Jacob Aitken writes, “Any discussion of the imago-dei (“Image of God” in man) is better served, not by speculating on essences and accidents, but on man’s role as priest-king-prophet in creation and New Creation”.
Down below, you’ll see much the same conclusion from Muller regarding Calvin’s understanding of the imago dei: it must be informed by Scripture (understanding man’s biblical role, as Jacob does here) – not by pagan metaphysics.
Calvin’s conception of the natural knowledge of God
Any discussion of Calvin’s views on natural knowledge of God and the possibility of natural theology must begin by acknowledging that Calvin nowhere uses the term theologia naturalis and, consequently, neither explicitly affirms or denies its possibility. In addition, it must also be recognized that the Pauline underpinnings of the Institutes and the flow of argument found there do not offer much place for a positive elaboration of the ways in which Christians might profit from the use of the knowledge of God that they gain from nature—with the exception of the lengthy discourse on providence.
On the other hand, Calvin’s initial discussion of the human predicament presumes a fundamental seed of religion (semen religionis) in all people, a universal sense of the divine (sensus divinitatis), and in innate function of conscience that can, at least, serve to condemn the most sinful pagan. All people have engrafted in them “a certain understanding of the divine majesty.” The knowledge of God is given, moreover, in the created order, displayed for all humanity to behold. The problem is that sin distorts perception and superstition undermines all right knowledge.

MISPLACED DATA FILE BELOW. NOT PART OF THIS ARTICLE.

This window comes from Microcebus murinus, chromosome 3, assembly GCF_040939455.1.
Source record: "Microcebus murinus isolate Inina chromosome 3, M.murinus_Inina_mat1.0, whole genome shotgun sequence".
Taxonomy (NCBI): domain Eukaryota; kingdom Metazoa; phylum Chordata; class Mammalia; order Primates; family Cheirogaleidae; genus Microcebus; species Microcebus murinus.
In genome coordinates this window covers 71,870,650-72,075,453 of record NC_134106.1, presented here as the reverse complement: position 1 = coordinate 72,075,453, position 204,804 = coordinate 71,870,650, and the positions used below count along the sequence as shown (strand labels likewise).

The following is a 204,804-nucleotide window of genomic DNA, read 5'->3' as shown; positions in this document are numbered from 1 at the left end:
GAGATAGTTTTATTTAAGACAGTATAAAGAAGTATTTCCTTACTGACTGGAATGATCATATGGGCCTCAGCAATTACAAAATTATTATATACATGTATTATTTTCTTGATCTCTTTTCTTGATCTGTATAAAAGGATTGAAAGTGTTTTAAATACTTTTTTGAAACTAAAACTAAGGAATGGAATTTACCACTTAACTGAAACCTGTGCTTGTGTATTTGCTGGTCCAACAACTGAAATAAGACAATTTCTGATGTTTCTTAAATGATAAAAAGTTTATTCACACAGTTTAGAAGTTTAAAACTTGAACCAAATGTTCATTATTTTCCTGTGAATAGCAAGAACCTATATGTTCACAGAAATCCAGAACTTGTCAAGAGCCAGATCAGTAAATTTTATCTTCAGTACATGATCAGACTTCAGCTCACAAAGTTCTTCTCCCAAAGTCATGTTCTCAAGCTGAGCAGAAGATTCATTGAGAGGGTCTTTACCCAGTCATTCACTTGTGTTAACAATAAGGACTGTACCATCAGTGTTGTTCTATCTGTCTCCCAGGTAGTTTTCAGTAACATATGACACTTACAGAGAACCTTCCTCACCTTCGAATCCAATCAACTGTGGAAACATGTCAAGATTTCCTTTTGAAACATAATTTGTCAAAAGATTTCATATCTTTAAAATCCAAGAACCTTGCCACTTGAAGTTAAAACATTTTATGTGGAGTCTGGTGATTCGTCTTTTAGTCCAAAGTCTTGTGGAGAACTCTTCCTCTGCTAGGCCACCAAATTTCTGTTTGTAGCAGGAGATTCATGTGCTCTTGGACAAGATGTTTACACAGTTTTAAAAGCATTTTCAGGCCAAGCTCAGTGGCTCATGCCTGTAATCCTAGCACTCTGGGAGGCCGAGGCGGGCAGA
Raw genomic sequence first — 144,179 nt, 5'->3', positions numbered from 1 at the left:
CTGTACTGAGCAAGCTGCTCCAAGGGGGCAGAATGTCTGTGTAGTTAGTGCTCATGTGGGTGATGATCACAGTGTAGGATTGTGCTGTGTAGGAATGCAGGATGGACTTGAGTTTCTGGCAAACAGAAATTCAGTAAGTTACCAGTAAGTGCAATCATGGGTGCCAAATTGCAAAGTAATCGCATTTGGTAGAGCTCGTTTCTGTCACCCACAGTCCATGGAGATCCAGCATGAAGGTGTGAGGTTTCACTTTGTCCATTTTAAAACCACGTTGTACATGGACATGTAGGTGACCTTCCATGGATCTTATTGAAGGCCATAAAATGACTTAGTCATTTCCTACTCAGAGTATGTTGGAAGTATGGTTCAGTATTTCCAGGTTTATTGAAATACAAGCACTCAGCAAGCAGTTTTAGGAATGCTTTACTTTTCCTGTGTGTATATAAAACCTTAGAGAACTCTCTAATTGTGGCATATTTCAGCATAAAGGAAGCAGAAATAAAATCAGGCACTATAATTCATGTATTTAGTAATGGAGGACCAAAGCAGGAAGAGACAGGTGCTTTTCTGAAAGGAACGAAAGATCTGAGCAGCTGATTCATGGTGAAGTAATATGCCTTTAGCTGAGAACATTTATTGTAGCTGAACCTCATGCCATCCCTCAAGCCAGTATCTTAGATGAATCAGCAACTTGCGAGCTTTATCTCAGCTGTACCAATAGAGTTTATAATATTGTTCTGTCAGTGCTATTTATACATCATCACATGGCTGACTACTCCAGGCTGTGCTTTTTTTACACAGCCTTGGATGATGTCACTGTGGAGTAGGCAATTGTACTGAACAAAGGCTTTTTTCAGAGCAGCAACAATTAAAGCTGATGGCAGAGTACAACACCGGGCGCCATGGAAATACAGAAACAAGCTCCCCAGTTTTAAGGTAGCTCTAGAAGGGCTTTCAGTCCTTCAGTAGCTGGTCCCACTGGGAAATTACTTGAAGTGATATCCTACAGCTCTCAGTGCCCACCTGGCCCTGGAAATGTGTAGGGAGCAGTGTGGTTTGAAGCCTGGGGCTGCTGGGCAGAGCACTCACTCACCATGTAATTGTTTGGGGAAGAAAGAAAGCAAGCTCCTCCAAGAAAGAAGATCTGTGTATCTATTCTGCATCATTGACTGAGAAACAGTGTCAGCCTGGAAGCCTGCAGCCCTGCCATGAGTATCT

This is where the big difference lies between Calvin and Aquinas.
On the basis of these declarations, Barthian readers of Calvin have gone to great lengths to deny the existence of natural theology, while all that Calvin does is declare such theology useless to salvation. Calvin, in fact, consistently assumes the existence of false, pagan natural theology that has warped the knowledge of God available in nature into gross idolatry. Calvin must argue in this way because he assumes the existence of natural revelation which in se is a true knowledge of God. If natural theology were impossible, idolatrous man would not be left without excuse.
The problem is that sin takes the natural revelation of God and fashions, in fact, an idolatrous and sinful theology. The theology exists and man is to blame because it is sin and sin alone that stands in the way of a valid natural theology.
And this is precisely the error that Aquinas introduces, and which Roman Catholicism (at Trent) made mandatory.
Parker’s interpretation of Calvin’s exegesis of Psalm 19:1–9 manifests quite plainly the unwillingness of Barthians to accept the most basic implications of what Calvin says about natural revelation and natural theology—all of which appear to have been quite clear to the Protestant scholastics. Calvin, as Parker notes, identifies two parts of the psalm: “David celebrates the glory of God as manifested in His works; and in the other exalts and magnifies the knowledge of God which shines more clearly in His Word.”
Commenting on the first half of the psalm, Calvin extols the revelation of God in nature. Looking at the second half of the psalm, he argues once again that sinful man is not led to God by natural revelation but is merely left without excuse in his sins. Only by means of the Word can man come to God, and apart from the Word natural revelation avails nothing, “although it should be to us as a loud and distinct proclamation sounding in our ears.”
Brunner was, certainly, incorrect in arguing that Scripture somehow supplements natural revelation—but Barth and Parker are equally incorrect in assuming the “total blindness” of man apart from the Word and in denying natural theology as such. It is clear from the psalm itself and from Calvin’s commentary on it that David is not using “the Word” as a key to unlock the otherwise closed doors of natural revelation, but is rather, as one of God’s children, looking directly at the book of nature, where the knowledge of God is manifest—albeit not as clearly as through the Word.